Joanne Zimbler (JZ): Please describe the piece you'll be performing at Celebrate Dance.
Lydia Zimmer (LZ): "Memory believes before knowing remembers. Believes longer then recollects, longer than knowing even wonders," is a quote by William Faulkner that best describes Memoriae. This piece is interested in the transience of memory - illusions and complications that emerge out of remembering details of the past. Memories are biased and we color them appropriately with how we are presently. With Memoriae I created a structured series of tasks, driven by improvisation, and experimented with how the mind and body reaches a level of memorization. From there I try to use the movement memory and shift it to a different imprint. As a dancer I experience many sensations associated with particular memorized movement feelings, much like taste and smell triggers memory recall. As an audience member I can only hope that one would relate to these unspoken feelings of memory types through the visual.
JZ: As a newcomer to LA, what do you think local audiences should know about you?
LZ: Local audiences should know that I feel young and have much more to learn about performing and creating. I feel an unending need to experiment and use the imagination to inform movement choices. I whole-heartedly believe in improvisation as a tool all dancers can and should use, and I think it opens up the problem solving brain in ways other movement cannot. Audiences should also know that I am Canadian - it is hard work as a foreigner trying to make an honest living strictly within the dance business!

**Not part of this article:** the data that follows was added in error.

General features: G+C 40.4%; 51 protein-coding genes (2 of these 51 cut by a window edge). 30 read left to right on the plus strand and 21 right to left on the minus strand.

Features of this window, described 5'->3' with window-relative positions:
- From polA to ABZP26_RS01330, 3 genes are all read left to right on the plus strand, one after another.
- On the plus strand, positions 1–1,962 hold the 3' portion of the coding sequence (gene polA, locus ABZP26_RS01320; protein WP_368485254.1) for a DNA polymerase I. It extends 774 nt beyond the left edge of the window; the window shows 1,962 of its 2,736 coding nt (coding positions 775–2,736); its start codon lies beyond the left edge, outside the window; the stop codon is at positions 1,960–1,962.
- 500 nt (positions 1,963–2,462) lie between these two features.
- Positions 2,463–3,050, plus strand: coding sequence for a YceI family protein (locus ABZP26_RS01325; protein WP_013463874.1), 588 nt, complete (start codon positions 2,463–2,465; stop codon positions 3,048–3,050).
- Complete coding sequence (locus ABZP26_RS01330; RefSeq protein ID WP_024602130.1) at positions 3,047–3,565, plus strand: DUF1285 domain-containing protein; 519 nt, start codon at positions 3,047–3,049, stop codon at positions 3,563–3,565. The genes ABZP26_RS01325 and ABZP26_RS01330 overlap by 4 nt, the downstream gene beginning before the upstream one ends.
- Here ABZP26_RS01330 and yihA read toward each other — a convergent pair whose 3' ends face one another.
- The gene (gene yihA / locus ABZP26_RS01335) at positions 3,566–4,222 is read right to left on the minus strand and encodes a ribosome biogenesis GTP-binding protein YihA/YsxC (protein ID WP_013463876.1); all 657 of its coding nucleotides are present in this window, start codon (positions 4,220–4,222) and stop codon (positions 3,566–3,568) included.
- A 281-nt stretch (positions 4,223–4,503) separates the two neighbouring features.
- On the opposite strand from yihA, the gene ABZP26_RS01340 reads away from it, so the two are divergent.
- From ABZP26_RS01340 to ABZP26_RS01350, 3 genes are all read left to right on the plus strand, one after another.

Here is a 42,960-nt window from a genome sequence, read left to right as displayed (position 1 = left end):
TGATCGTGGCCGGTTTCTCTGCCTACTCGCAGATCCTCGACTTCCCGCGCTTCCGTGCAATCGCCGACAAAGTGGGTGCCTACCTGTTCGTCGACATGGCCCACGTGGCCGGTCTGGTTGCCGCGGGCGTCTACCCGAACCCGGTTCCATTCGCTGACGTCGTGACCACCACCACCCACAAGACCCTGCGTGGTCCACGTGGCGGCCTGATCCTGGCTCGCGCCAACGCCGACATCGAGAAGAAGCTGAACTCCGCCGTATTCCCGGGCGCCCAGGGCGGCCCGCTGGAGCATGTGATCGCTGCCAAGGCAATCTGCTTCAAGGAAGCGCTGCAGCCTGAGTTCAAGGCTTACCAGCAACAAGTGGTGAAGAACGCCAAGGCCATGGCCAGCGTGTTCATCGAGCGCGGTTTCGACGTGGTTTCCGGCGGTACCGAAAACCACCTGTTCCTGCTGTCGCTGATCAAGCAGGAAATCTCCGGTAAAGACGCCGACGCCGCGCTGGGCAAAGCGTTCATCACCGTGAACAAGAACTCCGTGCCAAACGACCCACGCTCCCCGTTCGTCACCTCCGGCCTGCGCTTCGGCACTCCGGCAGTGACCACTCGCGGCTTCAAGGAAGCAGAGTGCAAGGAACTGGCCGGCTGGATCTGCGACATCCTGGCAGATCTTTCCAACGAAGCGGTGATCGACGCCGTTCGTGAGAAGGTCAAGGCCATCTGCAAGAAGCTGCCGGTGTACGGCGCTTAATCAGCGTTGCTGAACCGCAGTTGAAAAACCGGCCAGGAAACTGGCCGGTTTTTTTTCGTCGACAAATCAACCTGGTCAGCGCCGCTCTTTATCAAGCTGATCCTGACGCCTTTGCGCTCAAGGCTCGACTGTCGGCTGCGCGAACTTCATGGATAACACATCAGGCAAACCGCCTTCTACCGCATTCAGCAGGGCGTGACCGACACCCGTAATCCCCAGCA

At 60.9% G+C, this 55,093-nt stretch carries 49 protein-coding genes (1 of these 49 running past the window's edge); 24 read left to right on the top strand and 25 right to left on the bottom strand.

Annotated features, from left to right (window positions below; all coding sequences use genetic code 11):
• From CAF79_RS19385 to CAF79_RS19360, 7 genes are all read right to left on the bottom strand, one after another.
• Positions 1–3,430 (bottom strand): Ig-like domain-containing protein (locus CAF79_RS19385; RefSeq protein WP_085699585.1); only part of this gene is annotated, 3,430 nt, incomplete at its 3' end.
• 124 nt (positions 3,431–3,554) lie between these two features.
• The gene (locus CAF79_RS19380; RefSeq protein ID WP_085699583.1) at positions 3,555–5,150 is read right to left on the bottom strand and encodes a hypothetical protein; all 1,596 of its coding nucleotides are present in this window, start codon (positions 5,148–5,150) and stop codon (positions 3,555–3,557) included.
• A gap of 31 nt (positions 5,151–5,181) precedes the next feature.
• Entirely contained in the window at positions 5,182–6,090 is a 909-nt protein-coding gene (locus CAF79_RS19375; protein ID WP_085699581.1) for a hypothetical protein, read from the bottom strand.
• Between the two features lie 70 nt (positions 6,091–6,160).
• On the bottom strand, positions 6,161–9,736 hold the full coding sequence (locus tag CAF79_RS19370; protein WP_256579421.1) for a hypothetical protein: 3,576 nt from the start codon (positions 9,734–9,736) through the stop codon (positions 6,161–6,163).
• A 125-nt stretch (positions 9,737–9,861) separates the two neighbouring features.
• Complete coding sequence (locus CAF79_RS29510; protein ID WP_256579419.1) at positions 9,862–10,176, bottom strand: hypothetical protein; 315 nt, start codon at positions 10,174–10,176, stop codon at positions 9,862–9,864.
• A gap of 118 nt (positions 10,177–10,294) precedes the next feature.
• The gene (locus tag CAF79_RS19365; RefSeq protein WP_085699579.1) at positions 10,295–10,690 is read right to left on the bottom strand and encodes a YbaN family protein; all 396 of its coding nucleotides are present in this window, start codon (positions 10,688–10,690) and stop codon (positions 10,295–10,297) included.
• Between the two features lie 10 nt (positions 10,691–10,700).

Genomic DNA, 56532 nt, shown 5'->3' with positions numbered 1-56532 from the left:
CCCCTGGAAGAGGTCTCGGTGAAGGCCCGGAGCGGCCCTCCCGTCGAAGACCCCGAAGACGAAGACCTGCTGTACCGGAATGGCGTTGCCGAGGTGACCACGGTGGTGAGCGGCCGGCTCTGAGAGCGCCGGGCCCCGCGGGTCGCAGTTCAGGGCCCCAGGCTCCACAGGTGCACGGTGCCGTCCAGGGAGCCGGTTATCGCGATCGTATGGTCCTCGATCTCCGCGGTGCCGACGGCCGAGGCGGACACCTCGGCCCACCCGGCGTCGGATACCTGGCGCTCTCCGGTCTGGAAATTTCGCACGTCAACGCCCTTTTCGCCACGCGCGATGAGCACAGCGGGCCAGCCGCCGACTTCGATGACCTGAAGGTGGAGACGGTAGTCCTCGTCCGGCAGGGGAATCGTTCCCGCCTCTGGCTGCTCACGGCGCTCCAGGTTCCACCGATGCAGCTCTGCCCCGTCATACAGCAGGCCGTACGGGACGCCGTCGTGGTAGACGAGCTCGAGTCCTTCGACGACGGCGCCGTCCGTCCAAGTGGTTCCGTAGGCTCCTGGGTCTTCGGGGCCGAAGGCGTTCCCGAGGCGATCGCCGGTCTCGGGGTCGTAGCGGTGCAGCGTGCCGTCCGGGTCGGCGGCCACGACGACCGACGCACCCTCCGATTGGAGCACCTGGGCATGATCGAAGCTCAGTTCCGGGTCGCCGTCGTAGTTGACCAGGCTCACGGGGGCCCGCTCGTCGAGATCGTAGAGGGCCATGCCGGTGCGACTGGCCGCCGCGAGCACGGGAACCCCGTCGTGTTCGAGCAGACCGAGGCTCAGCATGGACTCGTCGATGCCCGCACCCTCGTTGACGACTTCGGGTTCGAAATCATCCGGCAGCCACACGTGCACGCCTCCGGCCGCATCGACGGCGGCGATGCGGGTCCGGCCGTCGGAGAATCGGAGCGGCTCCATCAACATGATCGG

JZ: What do you think that you will add to the L.A. dance scene?
LZ: My wish is to give the LA dance scene an atypical movement experience primarily in the form of structured improvisation. It is honest, vulnerable and open to interpretation. I was born in Nova Scotia, Canada, and moved to Boston where I received my BFA from the Boston Conservatory. My time on the east coast was spent absorbing as much information as I could, and was fortunate enough to receive, from college to summer studies. Now that I am living on the west coast I feel the need to inform my students of these practices and also use them while creating and showing work here in LA.
From what I have experienced on the west coast, which has been limited since only moving here in September, the typical style is commercial oriented and very entertaining. The dance shows I am familiar with are more interested in details and defining the value of performance art combined with experimentation as a choreographic element. I hope to investigate this difference while working here in Los Angeles, and being a part of Celebrate Dance 2012 produced by a dance artist like Jamie Nichols is certainly a gateway to experiencing exactly this type of movement.
JZ: When performing, do you often collaborate with other artists? If so, how would you describe these collaborations?
LZ: I have not collaborated an extensive amount with other artists, but the collaborators I usually involve myself with are other dancers, musicians and photographers/videographers. I think it is important to find collaborators that are pleasant to work with and trust worthy. I have worked with Jesse Weiner Photography on many video and photo projects where the results have guided developing pieces, myself as a dance artist and also for the press. The German composer Marsen Jules and I are looking forward to future collaborations, and I am currently involved in a project with two other very talented dancers in LA.